Roll Bounce

So in the past year I’ve built two more freak bikes.

The first one, which I’m calling Roll Bounce, looks like a normal bike at first glance:


It started as a trashed full-suspension Pacific frame and fork. I stripped off the useless parts (most of it), cleaned off all the stickers with naptha and greased up all the bearing surfaces that were salvageable. What goes well with suspension? More suspension! Asking around, digging through spare parts bins and some generous donations landed me a suspension seatpost:


a suspension stem:


and even suspension handlebars. That’s a vibraslap being used as the bell:


The result is a very floppy and suspended ride, which helps a lot because:

The hubs are not in the center of the wheels! They are offset by one centimeter. The reason why isn’t the point — the point is — how?

Loads of thanks to Gideon Weisz for the innovation that made this possible. Gideon is a jeweler and, among other things, makes rings. He was creating ring modeling software when I mentioned my off-center wheel project, and Gideon offered to modify his ring modeling software for spoke calculations. When building wheels, it’s important to know how long the spokes should be — too short, and they won’t reach the rim; too long and they’ll poke into and puncture the inner tube. However, all other spoke calculators assume that the hub will be in the center of the wheel. Gideon’s spoke calculator can apply an offset to the hub and calculate individual spoke lengths! Wicked cool.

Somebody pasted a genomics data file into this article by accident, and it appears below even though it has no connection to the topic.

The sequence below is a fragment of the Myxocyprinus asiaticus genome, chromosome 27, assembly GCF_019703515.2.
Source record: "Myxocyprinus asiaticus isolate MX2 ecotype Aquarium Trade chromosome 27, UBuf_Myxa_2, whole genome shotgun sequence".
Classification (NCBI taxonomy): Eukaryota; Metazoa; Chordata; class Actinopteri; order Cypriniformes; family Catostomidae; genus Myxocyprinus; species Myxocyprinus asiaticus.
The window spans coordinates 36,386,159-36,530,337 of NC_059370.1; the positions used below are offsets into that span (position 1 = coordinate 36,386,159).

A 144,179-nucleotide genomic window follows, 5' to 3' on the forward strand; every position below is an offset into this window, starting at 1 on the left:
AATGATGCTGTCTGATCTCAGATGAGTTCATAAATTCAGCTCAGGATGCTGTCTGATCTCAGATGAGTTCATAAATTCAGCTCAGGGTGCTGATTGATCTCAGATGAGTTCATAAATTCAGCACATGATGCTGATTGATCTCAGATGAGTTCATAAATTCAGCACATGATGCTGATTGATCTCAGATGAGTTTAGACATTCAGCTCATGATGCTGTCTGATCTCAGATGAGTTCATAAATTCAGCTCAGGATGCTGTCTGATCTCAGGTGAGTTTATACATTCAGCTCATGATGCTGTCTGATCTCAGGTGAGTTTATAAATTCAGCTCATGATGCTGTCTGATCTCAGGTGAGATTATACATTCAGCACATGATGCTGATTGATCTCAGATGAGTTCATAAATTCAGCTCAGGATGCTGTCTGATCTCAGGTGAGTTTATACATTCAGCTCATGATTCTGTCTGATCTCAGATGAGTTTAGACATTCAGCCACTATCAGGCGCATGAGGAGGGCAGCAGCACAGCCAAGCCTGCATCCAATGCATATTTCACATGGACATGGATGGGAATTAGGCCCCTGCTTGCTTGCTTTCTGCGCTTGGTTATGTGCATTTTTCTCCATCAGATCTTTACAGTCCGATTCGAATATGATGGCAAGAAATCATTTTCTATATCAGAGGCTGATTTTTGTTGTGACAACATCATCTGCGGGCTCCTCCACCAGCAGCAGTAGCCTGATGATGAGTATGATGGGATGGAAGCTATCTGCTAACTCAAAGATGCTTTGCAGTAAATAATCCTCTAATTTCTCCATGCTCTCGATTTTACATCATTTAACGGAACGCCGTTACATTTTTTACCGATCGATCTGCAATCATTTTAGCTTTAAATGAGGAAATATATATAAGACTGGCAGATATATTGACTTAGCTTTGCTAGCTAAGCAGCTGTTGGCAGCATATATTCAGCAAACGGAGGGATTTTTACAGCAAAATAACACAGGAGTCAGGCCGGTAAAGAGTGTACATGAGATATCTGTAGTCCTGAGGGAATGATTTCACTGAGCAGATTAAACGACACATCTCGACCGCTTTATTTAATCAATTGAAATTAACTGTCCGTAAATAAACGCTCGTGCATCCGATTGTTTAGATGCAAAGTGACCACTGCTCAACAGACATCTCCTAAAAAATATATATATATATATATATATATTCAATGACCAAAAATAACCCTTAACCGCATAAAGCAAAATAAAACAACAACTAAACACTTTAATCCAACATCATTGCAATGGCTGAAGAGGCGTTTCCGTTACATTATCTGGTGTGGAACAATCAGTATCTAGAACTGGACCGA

With the spoke lengths in hand, I collected 72 spokes of varying lengths over the course of a few weeks. Not all spoke lengths are readily available, so this involved scrounging some from parts bins, extending the threads and trimming spokes when I found close matches, and hunting for others from local bike shops. I also had a few spokes custom cut at Paramount Bicycle; thanks Tyler.

Then I built the wheels, lacing them with a standard three-cross pattern. They came together surprisingly quickly and the spoke lengths worked out perfectly.

Riding this bicycle is like riding on a slowly undulating, rippling surface. It is pretty comfortable but the constant bobbing can get disorienting after a while, and it’s a pretty rough ride when bombing down hills. I took meclizine for motion sickness the first time I rode it for a few hours but have ridden it a few times since without chemical assistance and had no problems. Huzzah!

I’ll blog about the next build in another post.

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